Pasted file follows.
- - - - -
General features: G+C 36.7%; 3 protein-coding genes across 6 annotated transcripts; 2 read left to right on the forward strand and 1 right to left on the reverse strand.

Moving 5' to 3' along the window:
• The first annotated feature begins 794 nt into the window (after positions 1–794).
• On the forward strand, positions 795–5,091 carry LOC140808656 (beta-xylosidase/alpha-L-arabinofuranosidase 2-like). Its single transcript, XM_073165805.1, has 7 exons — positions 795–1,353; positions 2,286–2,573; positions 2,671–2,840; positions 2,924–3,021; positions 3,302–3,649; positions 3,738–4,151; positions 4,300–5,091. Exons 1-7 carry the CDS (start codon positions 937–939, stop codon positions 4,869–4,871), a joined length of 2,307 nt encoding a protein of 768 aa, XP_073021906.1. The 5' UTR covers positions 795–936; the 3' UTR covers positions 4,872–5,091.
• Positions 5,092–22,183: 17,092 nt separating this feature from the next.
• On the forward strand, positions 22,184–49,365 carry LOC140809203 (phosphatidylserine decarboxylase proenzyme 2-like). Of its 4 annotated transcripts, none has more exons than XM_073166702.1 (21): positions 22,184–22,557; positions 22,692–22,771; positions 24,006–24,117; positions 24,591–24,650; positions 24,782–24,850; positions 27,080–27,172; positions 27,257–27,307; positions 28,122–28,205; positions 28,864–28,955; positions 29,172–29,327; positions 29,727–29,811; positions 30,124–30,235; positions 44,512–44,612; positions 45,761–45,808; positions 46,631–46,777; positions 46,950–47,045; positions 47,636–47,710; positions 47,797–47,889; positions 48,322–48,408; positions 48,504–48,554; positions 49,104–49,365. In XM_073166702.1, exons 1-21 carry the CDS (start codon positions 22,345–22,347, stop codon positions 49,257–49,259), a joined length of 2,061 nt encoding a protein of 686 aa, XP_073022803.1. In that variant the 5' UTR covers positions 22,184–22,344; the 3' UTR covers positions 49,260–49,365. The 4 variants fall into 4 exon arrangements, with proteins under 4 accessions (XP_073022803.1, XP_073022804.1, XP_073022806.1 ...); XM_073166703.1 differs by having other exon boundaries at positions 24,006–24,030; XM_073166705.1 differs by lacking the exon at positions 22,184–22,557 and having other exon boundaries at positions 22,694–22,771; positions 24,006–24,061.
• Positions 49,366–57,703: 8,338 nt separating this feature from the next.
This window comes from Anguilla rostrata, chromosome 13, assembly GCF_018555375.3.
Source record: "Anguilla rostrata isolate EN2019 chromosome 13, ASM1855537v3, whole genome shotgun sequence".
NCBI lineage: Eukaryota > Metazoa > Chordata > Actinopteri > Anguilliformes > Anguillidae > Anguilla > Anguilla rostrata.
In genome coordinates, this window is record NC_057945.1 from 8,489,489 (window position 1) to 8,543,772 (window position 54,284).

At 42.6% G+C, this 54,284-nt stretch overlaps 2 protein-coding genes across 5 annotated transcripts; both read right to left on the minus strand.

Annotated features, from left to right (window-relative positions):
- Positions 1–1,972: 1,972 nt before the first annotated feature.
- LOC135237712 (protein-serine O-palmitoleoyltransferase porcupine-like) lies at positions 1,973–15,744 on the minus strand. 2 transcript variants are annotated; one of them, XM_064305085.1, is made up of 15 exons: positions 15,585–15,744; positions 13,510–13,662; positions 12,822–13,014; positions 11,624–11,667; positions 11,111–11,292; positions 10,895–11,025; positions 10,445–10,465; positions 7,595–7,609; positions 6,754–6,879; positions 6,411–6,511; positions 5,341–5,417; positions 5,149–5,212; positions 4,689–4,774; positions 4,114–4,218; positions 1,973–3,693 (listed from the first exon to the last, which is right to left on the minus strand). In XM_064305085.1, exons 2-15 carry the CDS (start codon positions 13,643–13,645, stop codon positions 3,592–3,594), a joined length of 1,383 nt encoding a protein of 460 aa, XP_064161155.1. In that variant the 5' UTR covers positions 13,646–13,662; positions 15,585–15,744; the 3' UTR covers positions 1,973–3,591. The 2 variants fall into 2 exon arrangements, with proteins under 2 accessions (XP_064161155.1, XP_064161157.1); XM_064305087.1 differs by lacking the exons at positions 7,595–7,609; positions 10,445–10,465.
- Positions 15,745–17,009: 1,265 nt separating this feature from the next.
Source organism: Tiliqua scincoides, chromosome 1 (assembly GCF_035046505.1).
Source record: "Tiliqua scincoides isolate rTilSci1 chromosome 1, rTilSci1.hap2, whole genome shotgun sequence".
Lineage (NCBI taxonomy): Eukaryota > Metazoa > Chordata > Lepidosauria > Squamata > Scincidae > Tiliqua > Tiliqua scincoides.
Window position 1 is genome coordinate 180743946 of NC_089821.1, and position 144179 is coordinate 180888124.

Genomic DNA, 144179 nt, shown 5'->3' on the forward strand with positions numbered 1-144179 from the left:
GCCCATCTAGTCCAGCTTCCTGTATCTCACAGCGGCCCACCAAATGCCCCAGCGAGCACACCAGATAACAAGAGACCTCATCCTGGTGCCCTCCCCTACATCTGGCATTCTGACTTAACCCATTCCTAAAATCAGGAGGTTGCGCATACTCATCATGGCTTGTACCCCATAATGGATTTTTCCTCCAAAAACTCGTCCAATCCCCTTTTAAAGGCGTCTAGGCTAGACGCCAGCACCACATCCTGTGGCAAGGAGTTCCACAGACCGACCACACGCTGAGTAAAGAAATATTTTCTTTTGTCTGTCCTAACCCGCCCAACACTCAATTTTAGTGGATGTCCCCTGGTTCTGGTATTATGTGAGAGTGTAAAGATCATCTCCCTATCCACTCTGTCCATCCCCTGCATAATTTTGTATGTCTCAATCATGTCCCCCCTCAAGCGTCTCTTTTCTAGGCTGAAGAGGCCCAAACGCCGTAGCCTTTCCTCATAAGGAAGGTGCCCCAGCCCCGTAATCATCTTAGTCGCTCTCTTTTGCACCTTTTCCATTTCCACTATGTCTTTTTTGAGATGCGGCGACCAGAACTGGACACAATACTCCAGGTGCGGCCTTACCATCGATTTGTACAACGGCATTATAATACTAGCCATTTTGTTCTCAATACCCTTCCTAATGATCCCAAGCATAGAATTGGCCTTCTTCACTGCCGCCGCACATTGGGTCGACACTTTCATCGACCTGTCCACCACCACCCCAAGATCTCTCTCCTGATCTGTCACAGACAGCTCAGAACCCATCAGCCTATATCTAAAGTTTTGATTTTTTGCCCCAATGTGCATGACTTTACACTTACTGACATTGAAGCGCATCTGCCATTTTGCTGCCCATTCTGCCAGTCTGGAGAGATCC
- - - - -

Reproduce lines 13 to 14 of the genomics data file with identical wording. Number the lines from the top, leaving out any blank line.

Annotated features, from left to right (window-relative positions):
- Positions 1–1,972: 1,972 nt before the first annotated feature.